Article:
Germans observe Pentecost Sunday, Monday

by Petra Lessoing
86th Airlift Wing Public Affairs

Courtesy photo The most recently married couple brings a billy-goat from Lambrecht to the traditional auction between 5:45 and 6 p.m. Tuesday in Deidesheim.
Courtesy photo
The most recently married couple brings a billy-goat from Lambrecht to the traditional auction between 5:45 and 6 p.m. Tuesday in Deidesheim.

On Sunday and Monday, Germans observe “Pfingsten,” or Pentecost. Pentecost a religious festival, and Monday is considered an official holiday in Germany. Stores, banks and official institutions will be closed.

Pentecost comes from the Greek word “pentekoste,” which means 50th. Christians celebrate Pentecost, also called Whitsun, the 50th day after Easter, as the day God sent down His Holy Spirit.

After receiving the Holy Spirit, the apostles started spreading the new Gospel to the world. For this reason, the festival is also meant to celebrate the foundations of church.

In Old Testament times, the fest had the character of a harvest fest, and in late Judaism, Pentecost was the day to commemorate the foundation of the Israelites in the Sinai, 50 days after the exodus from Egyptian oppression.
Some areas in Germany observe specific Pentecostal customs. In Bavaria, people dress in the national costumes of their region, walk in processions to church and pray for a good harvest. In Franconia, horsemen perform the annual Pentecostal ride. Led by priests, they carry church banners and crosses to church.

In the KMC, the towns of Schmalenberg and Schopp stick to some Pentecostal traditions.

In Schmalenberg, the boys and men cut branches from pines, birches and brooms and create three skirts, which the so-called “Quack” has to wear from his neck down during the parade through town. He also wears a hat made of thin rods. On Sunday afternoon, children go from house to house and collect flowers, which are fastened to the hat as well. The men spend the night in a barn, watch the green costume and from time to time they go through town singing the traditional “Quack” song. At 9 a.m. Monday, the parade with the costumed “Quack” and children carrying colored Pentecost rods proceed through Schmalenberg, led by a colorfully decorated horse. The children sell the collected flowers after the parade and go from house to house and ask people for eggs, bacon and money. A village fest will begin after the ride.
In Schopp, the Pentecostal ride through the village usually starts at 5 a.m. Monday.

The biggest traditional Pentecost event in the vicinity is the historical auction of a billy goat in Deidesheim every Tuesday after Pentecost.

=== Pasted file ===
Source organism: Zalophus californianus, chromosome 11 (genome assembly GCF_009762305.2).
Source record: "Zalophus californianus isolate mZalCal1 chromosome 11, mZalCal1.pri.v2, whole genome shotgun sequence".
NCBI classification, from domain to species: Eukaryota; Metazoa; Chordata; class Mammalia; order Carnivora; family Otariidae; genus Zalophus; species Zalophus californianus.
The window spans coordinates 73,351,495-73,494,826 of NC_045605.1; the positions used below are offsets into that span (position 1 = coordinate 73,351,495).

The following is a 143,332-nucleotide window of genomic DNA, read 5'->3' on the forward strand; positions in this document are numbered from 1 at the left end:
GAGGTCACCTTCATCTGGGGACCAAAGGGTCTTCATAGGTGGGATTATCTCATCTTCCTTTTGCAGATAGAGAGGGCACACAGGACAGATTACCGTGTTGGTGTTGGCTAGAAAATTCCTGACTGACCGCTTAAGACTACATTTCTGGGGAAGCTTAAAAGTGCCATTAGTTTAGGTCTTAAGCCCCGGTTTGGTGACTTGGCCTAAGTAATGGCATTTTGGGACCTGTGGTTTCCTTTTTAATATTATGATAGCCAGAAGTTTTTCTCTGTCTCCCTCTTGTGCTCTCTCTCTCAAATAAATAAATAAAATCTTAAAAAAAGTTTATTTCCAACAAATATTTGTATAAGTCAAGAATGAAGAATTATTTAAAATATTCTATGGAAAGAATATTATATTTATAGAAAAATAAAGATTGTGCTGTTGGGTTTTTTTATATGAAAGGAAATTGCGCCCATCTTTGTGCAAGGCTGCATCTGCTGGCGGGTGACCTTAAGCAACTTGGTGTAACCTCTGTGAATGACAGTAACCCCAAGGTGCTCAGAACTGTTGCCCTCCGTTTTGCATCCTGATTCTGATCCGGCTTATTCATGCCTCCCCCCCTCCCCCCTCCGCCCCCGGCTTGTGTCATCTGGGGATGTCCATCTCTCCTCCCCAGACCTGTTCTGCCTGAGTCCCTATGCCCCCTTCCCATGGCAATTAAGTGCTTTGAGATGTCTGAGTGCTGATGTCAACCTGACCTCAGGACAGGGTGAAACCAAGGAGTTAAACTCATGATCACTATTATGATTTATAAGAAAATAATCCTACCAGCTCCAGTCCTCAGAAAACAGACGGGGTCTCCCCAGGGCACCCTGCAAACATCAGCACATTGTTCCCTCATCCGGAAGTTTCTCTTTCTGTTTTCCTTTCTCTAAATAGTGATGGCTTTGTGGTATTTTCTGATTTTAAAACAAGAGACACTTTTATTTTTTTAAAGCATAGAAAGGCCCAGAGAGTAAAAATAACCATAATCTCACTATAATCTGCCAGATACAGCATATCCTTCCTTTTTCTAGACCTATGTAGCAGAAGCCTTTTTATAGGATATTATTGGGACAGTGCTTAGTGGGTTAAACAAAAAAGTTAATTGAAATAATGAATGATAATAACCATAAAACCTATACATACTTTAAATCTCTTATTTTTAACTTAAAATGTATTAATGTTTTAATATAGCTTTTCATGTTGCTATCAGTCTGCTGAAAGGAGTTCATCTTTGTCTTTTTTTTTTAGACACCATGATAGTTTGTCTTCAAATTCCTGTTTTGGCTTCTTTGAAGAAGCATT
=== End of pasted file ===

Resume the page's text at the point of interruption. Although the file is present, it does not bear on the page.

According to a document from 1404 by King Ruprecht, residents of Lambrecht, which is a neighboring town of Deidesheim, had the right to use the Deidesheim forests as pastureland. Contracts between the former monastery of Lambrecht and the town of Deidesheim mention that people in Lambrecht had to pay with a good-looking billy goat for the use of the forests. The youngest citizen of Lambrecht had to take the billy goat to Deidesheim and tie it to the town hall before sunrise the Tuesday after Pentecost. He then received a bottle of wine and a cheese sandwich. In the late afternoon, the billy goat was put up for auction to fill the town’s cash-box.

Throughout the years, there was a lot of arguing about the shape and the condition of the billy goat.

In 1808, Napoleon even got involved and signed an edict saying the pasture rights would be granted for a “well horned and capable billy goat.” Between 1851 and 1857, billy goats were not accepted. The case had to be taken to the Zweibrücken court, which decided that in 1858 eight billy goats had to be delivered.

Today, it’s up to the most recently married couple to deliver the billy goat. Together, with the mayor of Lambrecht and other officials, they walk to the Deidesheim town hall. According to new regulations, they don’t have to arrive before 10 a.m. Tuesday. Here, the Deidesheim city council, school children and groups in national costumes greet the Lambrecht group.

A fest with music, folks group dancing, drinking and eating starts in the afternoon. The traditional auction is from 5:45 to 6 p.m. The prices paid for the billy goat reflect the people’s economical situation. In good years, people paid up to €4,500 for the billy-goat. Last year, €2,600 was paid for the goat.

Deidesheim is located on the German Wine Street between Bad Dürkheim and Neustadt.